For All We Know by Ciaran Carson
You know how you know when someone's telling lies? They
get their story right every time, down to the last word.
Whereas when they tell the truth it's never the same twice. They
--Ciaran Carson, "The Shadow"
Ciaran Carson's For All We Know is so committed to this ideal of truth in reformulation that even something so monotonous as a watch can come to embody it. For although it can be heard "registering elapsed time with a dispassionate tick," the watch in question -- a prewar Omega -- looms too large in the speaker's memory for it to appear always in the same light. The watch stands out to the speaker in almost fetishistic relief, yet he can't even keep details about it straight in his mind. In the end, the watch's "dispassionate tick" converts into a "staggered repeat": A luminous detail in the speaker's memory, one that spurs more elaboration, more re-telling, more truth.
The watch belonged to a woman named Miranda, who also goes by Nina. She and Gabriel are lovers, and most of the poems in the collection seem to arise as he looks back at the history of their relationship. Nina and Gabriel meet in Ireland during the Troubles, and their story takes them to Paris, Berlin, and Dresden. Some of these details are slightly wobbly -- Nina is also the name of a perfume designer, and there are cloak-and-dagger poems of false identities, of betrayals and assignations, and, sometimes, the pair are cast into a world of fairy-tale. There seems to be an affair with a Mont Blanc salesman, although this, too, is enigmatic. Sometimes, traits of Gabriel and Nina seem to appear in other people, which raises questions about the status of all these memories.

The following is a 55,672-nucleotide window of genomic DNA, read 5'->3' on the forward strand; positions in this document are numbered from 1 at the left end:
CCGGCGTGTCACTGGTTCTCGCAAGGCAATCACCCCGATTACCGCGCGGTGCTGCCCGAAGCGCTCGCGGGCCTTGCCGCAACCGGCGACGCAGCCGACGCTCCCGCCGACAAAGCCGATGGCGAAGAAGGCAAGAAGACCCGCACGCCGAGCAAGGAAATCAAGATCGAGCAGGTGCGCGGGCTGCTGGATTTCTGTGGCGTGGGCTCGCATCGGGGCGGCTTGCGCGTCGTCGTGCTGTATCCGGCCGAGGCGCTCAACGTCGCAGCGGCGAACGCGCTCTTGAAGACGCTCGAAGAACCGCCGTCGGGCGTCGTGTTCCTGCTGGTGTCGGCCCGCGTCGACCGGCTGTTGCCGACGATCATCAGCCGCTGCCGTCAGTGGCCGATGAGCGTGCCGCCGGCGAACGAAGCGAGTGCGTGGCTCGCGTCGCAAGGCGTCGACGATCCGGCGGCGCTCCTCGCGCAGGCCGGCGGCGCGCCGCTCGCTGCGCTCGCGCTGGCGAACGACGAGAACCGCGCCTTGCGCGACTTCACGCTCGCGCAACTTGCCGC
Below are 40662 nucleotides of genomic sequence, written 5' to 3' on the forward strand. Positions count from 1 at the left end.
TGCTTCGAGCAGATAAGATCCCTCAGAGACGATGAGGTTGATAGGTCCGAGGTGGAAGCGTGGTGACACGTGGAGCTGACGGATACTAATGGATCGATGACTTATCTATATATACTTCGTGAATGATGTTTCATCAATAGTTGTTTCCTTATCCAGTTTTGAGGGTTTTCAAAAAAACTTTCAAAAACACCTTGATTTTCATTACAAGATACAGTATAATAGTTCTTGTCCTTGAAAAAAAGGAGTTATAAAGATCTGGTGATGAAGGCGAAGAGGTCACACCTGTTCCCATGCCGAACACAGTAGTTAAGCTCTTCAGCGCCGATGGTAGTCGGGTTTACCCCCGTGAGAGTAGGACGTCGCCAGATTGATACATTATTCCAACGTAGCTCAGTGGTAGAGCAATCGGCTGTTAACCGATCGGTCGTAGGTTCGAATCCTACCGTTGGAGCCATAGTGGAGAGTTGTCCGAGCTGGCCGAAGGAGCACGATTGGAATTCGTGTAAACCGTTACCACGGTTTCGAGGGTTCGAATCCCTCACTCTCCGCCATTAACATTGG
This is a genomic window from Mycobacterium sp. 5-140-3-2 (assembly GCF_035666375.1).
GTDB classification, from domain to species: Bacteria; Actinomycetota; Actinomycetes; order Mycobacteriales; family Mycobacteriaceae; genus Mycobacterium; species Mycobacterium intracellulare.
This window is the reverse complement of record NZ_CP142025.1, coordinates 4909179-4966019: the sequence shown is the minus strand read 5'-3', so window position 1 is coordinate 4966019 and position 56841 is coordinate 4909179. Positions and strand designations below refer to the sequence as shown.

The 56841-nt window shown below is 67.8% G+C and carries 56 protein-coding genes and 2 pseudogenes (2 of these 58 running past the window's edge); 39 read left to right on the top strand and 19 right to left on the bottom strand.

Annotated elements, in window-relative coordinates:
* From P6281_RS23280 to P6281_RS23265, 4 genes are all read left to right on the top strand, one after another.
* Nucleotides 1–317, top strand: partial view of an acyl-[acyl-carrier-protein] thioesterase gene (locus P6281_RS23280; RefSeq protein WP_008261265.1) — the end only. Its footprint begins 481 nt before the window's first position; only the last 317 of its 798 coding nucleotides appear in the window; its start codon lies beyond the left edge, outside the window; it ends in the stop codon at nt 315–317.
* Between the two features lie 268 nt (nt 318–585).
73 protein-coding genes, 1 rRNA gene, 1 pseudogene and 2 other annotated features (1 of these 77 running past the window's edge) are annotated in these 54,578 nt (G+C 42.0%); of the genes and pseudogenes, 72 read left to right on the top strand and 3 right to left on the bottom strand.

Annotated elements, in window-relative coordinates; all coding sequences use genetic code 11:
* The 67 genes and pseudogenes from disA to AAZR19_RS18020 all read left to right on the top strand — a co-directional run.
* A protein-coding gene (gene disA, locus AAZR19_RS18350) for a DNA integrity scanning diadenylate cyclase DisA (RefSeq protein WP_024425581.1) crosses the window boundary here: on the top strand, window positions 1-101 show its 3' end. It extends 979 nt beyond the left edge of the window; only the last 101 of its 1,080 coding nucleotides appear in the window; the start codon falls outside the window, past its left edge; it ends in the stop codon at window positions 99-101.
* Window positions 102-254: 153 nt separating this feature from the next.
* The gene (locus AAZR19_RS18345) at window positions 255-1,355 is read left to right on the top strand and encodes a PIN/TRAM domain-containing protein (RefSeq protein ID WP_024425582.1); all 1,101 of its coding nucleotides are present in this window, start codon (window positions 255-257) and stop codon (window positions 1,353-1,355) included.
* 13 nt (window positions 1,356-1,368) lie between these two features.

There seem to be two different points about memory raised in For All We Know. The wobbly details seem to gesture less toward some postmodern skepticism about referene than to the way such substitutions convey, almost offhandedly, the tangible density of a relationship. Gabriel can't remember whether the secondhand blue pencil skirt was bought at Take Two, or Second Time Round, not because he doesn't care, but because the experience was repeated so frequently. The other kind of memory is almost opposite. It lodges in Gabriel's mind like a shard or kernel, or, perhaps, like the grit an oyster, provoking an infinite number of variations on itself each time the memory crops up again.
The final poem in the collection, "Zugzwang," captures this perspective eloquently. Zugzwang means "compulsion to move": it names the phenomenon, in a game, wherein one must move, although one would probably better off holding steady. (Zugzwang frequently arises in chess, a game alluded to in "The Shadow." ) What better word to capture the ambivalence of surviving a relationship? Carson writes:
as the words of the song when remembered each time around
remind us of other occasions at different times;
as the geographer traces the long fetch of the waves
from where they are born at sea to where they founder to shore
so I return to the question of those staggered repeats
as my memories of you recede into the future.
These final six lines, gathering as they do many of the collection's signature obsessions, delivers a powerful emotional charge. In particular, the last line's ability to capture the erasure and maddening persistence of memory is breathtaking.